Her last station in the New World was West Philadelphia. She spent a few centuries in the South America and a few in the Caribbean. She arrived here with ghost of a man, who was also once the king of the sea and who had been banished for similar reasons like Mamy Wata. He was called Neptune and he worked as a swimming instructor at the University of Pennsylvania and she was called just called Mamy. Neptune was quite naughty as wandering ghosts are inclined to be. He made an extra copy of keys to the pool and he and Mamy often went swimming for whole nights, becoming again what they once were -- magnificent!

 

One Saturday, Mamy Wata went to have her car cleaned. She normally cleaned her own car, but her body was beginning to tell its age and she could feel this. While she was waiting as the men cleaned the inside of her car, she heard from them familiar words, the language of the villagers she use to swim with and protect hundreds of years ago. She began to cry, uncontrollably, and as she did, she transformed slowly into Mamy Wata the Mermaid. The men who had been cleaning her car, recognized her immediately from stories they had been told about her as children and they knew of her banishment to the New World. They, Boubacar and Kouame, quickly took her to a shed in the back of the carwash. They, too, were a little shaken by this event of seeing the real Mamy Wata in West Philadelphia. She spoke to them in both of their languages which was music to her ears. She asked why Boubacar and Kouame would leave their beautiful homes across the ocean to be here -- lost like her. They told her, yes, they had been fishermen, but now the fish are gone and nothing is left to live on. Big ships from Europe and Asia come near their fishing areas and use the latest technology to sweep the ocean of its fish. Nothing is left for them.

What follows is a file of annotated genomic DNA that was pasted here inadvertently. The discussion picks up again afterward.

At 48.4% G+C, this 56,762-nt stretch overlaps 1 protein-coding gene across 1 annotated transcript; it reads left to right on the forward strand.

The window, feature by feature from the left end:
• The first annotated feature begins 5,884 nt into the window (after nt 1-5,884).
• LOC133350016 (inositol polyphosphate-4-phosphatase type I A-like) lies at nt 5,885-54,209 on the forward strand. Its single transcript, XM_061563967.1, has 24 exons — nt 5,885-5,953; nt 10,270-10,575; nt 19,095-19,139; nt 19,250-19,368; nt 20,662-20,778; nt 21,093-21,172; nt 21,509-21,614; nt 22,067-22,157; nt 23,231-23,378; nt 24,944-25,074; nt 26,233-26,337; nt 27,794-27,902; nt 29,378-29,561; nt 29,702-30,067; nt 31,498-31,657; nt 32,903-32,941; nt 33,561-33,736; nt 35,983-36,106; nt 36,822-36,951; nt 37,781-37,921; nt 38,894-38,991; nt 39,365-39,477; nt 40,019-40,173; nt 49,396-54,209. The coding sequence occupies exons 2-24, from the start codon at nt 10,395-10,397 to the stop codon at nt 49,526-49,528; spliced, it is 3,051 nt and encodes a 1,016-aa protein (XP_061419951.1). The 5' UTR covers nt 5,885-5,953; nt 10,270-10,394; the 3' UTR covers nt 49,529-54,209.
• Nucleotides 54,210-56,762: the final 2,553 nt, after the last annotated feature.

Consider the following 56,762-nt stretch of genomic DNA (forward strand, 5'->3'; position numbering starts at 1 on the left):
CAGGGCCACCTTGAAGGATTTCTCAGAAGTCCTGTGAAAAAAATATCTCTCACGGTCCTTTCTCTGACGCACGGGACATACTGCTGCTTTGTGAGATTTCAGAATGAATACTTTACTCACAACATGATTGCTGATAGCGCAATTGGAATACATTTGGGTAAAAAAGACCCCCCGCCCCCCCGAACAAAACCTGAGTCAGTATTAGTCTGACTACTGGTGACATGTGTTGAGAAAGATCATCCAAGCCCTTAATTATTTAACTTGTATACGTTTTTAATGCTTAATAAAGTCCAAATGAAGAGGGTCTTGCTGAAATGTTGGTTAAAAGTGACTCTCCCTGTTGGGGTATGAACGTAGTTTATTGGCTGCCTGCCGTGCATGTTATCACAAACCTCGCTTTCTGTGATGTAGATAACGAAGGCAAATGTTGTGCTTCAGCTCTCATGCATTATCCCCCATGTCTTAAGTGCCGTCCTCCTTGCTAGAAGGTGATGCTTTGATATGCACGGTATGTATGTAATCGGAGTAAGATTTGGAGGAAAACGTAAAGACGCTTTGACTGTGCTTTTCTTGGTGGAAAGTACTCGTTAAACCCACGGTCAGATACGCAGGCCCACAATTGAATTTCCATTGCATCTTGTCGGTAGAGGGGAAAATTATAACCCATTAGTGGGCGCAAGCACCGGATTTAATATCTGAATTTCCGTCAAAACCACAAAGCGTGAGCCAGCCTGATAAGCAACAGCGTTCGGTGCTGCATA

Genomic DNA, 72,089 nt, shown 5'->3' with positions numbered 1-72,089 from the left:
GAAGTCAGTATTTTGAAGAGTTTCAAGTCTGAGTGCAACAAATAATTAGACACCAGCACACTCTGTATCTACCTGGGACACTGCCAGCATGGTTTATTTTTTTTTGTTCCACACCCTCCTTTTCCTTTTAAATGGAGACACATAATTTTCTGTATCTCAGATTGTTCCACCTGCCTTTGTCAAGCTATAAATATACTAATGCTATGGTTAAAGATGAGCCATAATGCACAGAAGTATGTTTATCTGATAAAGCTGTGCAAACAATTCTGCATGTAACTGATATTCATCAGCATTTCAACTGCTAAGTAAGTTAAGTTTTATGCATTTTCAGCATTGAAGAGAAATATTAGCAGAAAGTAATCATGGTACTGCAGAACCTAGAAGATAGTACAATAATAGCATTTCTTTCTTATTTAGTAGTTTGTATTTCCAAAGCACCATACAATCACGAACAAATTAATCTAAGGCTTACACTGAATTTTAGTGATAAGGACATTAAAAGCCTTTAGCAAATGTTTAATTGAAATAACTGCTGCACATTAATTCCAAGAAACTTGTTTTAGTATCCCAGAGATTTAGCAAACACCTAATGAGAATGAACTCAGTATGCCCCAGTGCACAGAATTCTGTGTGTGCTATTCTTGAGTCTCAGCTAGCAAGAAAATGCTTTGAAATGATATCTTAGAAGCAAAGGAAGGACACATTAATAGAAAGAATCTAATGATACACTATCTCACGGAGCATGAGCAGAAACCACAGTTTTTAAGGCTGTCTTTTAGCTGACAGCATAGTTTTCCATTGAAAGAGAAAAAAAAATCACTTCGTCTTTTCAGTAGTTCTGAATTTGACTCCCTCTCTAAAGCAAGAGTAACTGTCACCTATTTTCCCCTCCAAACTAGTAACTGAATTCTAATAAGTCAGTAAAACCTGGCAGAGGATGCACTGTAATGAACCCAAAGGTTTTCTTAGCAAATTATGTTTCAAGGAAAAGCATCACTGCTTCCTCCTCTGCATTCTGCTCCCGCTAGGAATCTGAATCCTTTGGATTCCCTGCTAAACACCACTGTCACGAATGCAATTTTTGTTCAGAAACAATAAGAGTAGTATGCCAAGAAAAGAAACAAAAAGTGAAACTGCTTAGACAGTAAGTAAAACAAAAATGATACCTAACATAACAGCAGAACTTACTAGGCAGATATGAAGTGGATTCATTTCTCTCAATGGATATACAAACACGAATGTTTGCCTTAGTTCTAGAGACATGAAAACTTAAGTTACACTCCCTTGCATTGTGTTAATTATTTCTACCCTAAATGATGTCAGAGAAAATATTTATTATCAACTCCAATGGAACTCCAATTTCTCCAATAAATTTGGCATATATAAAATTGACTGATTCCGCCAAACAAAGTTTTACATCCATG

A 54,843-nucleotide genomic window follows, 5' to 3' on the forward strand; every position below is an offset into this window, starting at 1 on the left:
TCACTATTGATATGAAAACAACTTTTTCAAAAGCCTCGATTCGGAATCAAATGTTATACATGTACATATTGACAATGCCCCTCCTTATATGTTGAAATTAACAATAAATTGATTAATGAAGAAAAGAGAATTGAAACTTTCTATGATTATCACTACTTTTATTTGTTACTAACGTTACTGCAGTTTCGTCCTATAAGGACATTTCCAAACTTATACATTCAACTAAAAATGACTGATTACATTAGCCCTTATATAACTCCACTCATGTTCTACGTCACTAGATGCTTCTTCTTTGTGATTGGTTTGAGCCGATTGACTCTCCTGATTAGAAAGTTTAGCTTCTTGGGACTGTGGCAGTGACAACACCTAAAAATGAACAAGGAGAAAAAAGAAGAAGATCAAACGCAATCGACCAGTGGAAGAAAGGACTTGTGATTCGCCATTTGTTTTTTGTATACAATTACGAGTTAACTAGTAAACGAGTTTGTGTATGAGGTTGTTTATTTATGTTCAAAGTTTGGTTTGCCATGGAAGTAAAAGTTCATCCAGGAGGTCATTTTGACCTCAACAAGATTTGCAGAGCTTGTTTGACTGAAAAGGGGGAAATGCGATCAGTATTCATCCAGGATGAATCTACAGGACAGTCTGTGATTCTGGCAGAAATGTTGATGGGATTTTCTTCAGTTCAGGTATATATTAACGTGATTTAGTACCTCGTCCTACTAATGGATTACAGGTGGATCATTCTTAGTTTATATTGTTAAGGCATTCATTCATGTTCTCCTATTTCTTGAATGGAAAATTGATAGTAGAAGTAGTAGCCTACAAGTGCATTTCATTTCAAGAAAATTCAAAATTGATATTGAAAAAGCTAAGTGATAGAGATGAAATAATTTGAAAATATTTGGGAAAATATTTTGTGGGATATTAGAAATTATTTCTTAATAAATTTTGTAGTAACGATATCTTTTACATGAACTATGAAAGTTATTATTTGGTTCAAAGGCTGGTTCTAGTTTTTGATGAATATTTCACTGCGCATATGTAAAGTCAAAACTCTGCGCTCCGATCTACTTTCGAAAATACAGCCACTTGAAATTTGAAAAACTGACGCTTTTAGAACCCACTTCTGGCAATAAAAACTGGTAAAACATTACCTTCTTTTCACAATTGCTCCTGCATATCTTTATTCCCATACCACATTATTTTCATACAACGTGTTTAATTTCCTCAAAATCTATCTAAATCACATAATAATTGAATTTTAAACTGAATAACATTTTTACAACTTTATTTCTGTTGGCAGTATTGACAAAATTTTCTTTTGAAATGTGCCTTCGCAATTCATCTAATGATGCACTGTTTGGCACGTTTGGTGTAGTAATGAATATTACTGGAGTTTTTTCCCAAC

They shared with Maya Wata how badly she was missed over on the other side of the ocean, on the Coast of Ivory. Many people, they said, felt she was harshly judged before she had a chance to explain her relationship with the white ghosts in the big ships. They asked her did she know she could return home, if she did just one great deed for children. This could clean her record and she could return home, no questions asked, to help battle those big ships which were eating the fish all along the coast and far out into the seas. She was shocked to learn that her return home could be so easy. She thanked Boubacar and Kouame and promised to rescue their villages, but first she must do her good deed for children. Mamy Wata slowly transformed back into her human form and left in her car.

 

Once home, she shared her news with Neptune and asked what might she do to help children. Neptune wanted to know first, if she would leave him alone in this new and lonely world. She smiled and said they would always travel this world, old or new, together. Neptune, then, said he had the good deed for her. He had just learned that all of the public swimming pools in Philadelphia would be closed for the summer and many children would not have other opportunities to cool off or learn to swim. Mamy Wata listened and thought and smiled.

 

She had the plan to bring happiness and contentment to children and get her chance to return home. She and Neptune could not only change back and forth into sea creatures, but they could also transform the size and shape of their bodies. The next day, Mamy Wata ran an ad in all the papers and on all the billboards in the city telling the community that the Mamy Wata/Neptune Ark on wheels would be traveling each day, to each neighborhood to pick up parents and their children and ride them to the ocean for a day of fun and for building memories.

 

The response was overwhelming. Each day, for the whole summer, Mamy Wata and Neptune morphed into one huge ship on wheels and took thousands of children to the ocean. For many, it was the first time at the sea and they were thrilled. Their happiness and contentment traveled across the ocean to the ancestors who opened their hearts and called Mamy Wata back home to do battle with those fish-eating ships.